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Saturday, September 27, 2014


Viggo Mortensen and Kirsten Dunst in THE TWO FACES OF JANUARY, a Magnolia Pictures release.Photo courtesy of Magnolia Pictures
2014, 97 minutes
Rated PG-13 for some violence, language and smoking

Review by Joshua Handler

Hossein Amini's The Two Faces of January is a Hitchcockian thriller adapted from a Patricia Highsmith novel that is worth seeing for Marcel Zyskind's evocative cinematography alone.  That isn't to say the film doesn't have other virtues - it has plenty - but the cinematography is so stunning that it overshadows everything else.  Two Faces stars Viggo Mortensen, Kirsten Dunst, and Oscar Isaac and tells the story of an American tour guide who helps an American businessman and his wife get out of trouble while in Greece.  The guide's motivations are suspicious, which causes tension in the group.

As mentioned, Macel Zyskind's cinematography is the number one reason to see The Two Faces of January.  The cinematography gives the film an exotic, seductive feel, and nearly every shot is immaculately framed and colored.  Viewing The Two Faces of January is an immensely pleasurable experience because of the cinematography.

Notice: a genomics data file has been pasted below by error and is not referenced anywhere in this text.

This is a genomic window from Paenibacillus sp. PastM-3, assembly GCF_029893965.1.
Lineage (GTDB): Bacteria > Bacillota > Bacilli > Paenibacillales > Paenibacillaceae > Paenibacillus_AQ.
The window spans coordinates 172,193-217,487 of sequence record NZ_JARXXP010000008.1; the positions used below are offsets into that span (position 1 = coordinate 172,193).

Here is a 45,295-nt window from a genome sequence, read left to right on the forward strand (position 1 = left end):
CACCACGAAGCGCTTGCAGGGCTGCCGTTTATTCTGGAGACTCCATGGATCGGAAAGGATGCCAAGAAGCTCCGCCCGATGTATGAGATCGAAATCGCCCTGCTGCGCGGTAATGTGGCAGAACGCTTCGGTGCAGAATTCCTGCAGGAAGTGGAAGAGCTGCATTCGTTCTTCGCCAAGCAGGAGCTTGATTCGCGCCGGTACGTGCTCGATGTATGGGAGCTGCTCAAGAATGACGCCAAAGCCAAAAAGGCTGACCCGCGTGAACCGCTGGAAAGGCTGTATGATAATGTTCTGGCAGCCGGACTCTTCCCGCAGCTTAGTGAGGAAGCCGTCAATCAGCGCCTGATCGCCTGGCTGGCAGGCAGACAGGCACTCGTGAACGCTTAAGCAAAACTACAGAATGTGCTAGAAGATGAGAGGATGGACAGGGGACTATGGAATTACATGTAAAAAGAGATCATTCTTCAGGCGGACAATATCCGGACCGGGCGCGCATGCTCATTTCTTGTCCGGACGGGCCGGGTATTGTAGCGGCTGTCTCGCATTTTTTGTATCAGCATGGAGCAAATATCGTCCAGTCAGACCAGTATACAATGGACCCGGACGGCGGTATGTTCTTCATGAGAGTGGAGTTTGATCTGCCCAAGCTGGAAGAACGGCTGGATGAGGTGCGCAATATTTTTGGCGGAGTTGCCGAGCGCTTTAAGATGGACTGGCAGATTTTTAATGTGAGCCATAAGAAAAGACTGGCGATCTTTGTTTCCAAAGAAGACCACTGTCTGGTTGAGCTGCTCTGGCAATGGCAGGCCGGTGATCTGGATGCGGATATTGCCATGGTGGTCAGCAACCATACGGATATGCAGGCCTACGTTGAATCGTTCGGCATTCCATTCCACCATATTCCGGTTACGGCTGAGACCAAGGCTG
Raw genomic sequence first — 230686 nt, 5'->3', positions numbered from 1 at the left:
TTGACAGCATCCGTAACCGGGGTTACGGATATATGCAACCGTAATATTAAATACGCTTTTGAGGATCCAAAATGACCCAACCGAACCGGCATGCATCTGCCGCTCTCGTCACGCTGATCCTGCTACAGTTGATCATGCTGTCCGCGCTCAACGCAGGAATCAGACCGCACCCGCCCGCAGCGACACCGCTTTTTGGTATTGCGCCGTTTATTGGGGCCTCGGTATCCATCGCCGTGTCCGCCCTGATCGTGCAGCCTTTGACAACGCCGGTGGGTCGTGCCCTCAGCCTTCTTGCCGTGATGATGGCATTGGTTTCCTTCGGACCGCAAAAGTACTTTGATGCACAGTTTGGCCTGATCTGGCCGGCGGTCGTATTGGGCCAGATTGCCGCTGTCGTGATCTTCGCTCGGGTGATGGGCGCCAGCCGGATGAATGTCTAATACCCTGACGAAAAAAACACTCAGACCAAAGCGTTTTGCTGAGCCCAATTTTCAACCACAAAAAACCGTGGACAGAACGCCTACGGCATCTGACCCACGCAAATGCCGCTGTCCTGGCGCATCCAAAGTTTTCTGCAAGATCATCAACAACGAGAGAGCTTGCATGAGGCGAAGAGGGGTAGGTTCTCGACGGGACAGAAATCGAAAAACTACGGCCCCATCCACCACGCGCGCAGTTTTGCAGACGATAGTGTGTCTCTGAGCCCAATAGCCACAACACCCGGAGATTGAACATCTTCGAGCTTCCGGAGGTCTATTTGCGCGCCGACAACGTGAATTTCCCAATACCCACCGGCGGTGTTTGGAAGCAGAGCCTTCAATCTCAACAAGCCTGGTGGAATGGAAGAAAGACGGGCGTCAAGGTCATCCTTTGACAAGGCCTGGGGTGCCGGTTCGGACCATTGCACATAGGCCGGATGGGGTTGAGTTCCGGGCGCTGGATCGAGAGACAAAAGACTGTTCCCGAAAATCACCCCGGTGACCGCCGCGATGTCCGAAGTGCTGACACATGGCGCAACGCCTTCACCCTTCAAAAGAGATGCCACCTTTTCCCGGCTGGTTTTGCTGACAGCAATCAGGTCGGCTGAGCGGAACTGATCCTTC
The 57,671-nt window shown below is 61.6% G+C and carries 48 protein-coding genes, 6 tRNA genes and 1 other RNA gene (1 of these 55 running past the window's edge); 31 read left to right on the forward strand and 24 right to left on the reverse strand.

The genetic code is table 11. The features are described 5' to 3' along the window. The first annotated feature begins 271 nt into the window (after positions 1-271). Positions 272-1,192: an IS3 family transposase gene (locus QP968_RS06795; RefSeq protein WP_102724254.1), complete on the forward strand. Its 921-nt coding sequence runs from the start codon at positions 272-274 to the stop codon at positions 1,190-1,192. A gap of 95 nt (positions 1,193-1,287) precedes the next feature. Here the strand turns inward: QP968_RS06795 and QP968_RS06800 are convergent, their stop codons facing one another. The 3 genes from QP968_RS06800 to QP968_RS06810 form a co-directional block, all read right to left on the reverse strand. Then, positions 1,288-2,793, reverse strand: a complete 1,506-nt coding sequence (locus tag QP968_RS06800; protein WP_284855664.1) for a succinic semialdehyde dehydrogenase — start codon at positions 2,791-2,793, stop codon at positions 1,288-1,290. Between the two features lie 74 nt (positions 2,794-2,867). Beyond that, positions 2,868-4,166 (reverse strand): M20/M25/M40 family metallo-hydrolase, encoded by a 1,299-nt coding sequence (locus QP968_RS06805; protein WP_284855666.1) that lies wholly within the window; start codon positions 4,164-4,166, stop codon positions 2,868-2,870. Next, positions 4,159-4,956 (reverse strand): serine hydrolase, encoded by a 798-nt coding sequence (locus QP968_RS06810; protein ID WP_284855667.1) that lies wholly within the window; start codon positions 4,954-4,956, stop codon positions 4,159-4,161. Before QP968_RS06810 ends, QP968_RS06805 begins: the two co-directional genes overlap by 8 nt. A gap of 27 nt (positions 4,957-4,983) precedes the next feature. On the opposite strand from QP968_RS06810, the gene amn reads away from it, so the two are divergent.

Mortensen, Dunst, and Isaac all give strong performances.  It's a shame that Kirsten Dunst hasn't appeared in many films recently because with Melancholia and this film, she's proven herself to be an incredibly smart, talented actress.

As much as I enjoyed The Two Faces of January and as well-developed as the characters were, I couldn't help but hope to have been more involved in the story.  That isn't to say that I wasn't curious to see what would happen next for a large portion of the film, it's simply that the story should've been more surprising.  The best Patricia Highsmith adaptation (that I've seen at least) is Anthony Minghella's The Talented Mr. Ripley (Purple Noon, an adaptation of the same novel, is also excellent) because it's unpredictable, unnerving, and full of narrative momentum.  January isn't completely lacking in momentum, but it's simply not completely compelling.

Overall, The Two Faces of January is a good film.  Its parts are stronger than the movie as a whole (a climactic chase sequence is particularly well-executed), but it is a well-acted, beautifully-shot piece of filmmaking that will entertain most who view it.


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